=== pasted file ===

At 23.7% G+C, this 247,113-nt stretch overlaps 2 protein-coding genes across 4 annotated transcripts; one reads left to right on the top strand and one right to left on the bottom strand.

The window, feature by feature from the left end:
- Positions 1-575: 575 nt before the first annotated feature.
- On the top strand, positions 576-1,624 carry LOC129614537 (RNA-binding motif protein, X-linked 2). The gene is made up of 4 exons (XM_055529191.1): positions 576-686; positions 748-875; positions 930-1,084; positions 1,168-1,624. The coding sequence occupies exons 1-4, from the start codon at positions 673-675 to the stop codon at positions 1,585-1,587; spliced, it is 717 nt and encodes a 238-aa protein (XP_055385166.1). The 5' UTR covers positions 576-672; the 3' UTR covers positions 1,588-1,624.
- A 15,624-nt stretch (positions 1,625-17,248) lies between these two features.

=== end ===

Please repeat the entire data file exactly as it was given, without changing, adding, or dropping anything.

At 23.7% G+C, this 247,113-nt stretch overlaps 2 protein-coding genes across 4 annotated transcripts; one reads left to right on the top strand and one right to left on the bottom strand.

The window, feature by feature from the left end:
- Positions 1-575: 575 nt before the first annotated feature.
- On the top strand, positions 576-1,624 carry LOC129614537 (RNA-binding motif protein, X-linked 2). The gene is made up of 4 exons (XM_055529191.1): positions 576-686; positions 748-875; positions 930-1,084; positions 1,168-1,624. The coding sequence occupies exons 1-4, from the start codon at positions 673-675 to the stop codon at positions 1,585-1,587; spliced, it is 717 nt and encodes a 238-aa protein (XP_055385166.1). The 5' UTR covers positions 576-672; the 3' UTR covers positions 1,588-1,624.
- A 15,624-nt stretch (positions 1,625-17,248) lies between these two features.